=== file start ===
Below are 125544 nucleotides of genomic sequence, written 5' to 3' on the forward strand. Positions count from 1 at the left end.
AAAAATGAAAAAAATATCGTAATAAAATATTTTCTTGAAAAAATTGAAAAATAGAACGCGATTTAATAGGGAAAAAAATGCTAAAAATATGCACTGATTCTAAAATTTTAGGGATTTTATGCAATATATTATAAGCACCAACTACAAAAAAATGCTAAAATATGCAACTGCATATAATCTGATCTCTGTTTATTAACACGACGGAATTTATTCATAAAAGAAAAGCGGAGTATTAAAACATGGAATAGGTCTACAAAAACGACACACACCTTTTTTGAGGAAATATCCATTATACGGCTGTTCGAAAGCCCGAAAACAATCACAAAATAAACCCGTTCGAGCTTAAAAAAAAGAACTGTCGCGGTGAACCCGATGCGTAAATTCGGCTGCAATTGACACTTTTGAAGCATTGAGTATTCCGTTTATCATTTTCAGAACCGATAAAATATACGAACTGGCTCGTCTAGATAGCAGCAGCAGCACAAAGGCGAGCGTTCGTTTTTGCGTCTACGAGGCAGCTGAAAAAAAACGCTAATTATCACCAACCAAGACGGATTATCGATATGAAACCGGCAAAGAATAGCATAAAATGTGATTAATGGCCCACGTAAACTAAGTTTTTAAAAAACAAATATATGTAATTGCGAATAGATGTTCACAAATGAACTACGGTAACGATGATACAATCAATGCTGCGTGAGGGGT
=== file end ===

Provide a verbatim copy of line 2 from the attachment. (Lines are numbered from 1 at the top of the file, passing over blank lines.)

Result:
AAAAATGAAAAAAATATCGTAATAAAATATTTTCTTGAAAAAATTGAAAAATAGAACGCGATTTAATAGGGAAAAAAATGCTAAAAATATGCACTGATTCTAAAATTTTAGGGATTTTATGCAATATATTATAAGCACCAACTACAAAAAAATGCTAAAATATGCAACTGCATATAATCTGATCTCTGTTTATTAACACGACGGAATTTATTCATAAAAGAAAAGCGGAGTATTAAAACATGGAATAGGTCTACAAAAACGACACACACCTTTTTTGAGGAAATATCCATTATACGGCTGTTCGAAAGCCCGAAAACAATCACAAAATAAACCCGTTCGAGCTTAAAAAAAAGAACTGTCGCGGTGAACCCGATGCGTAAATTCGGCTGCAATTGACACTTTTGAAGCATTGAGTATTCCGTTTATCATTTTCAGAACCGATAAAATATACGAACTGGCTCGTCTAGATAGCAGCAGCAGCACAAAGGCGAGCGTTCGTTTTTGCGTCTACGAGGCAGCTGAAAAAAAACGCTAATTATCACCAACCAAGACGGATTATCGATATGAAACCGGCAAAGAATAGCATAAAATGTGATTAATGGCCCACGTAAACTAAGTTTTTAAAAAACAAATATATGTAATTGCGAATAGATGTTCACAAATGAACTACGGTAACGATGATACAATCAATGCTGCGTGAGGGGT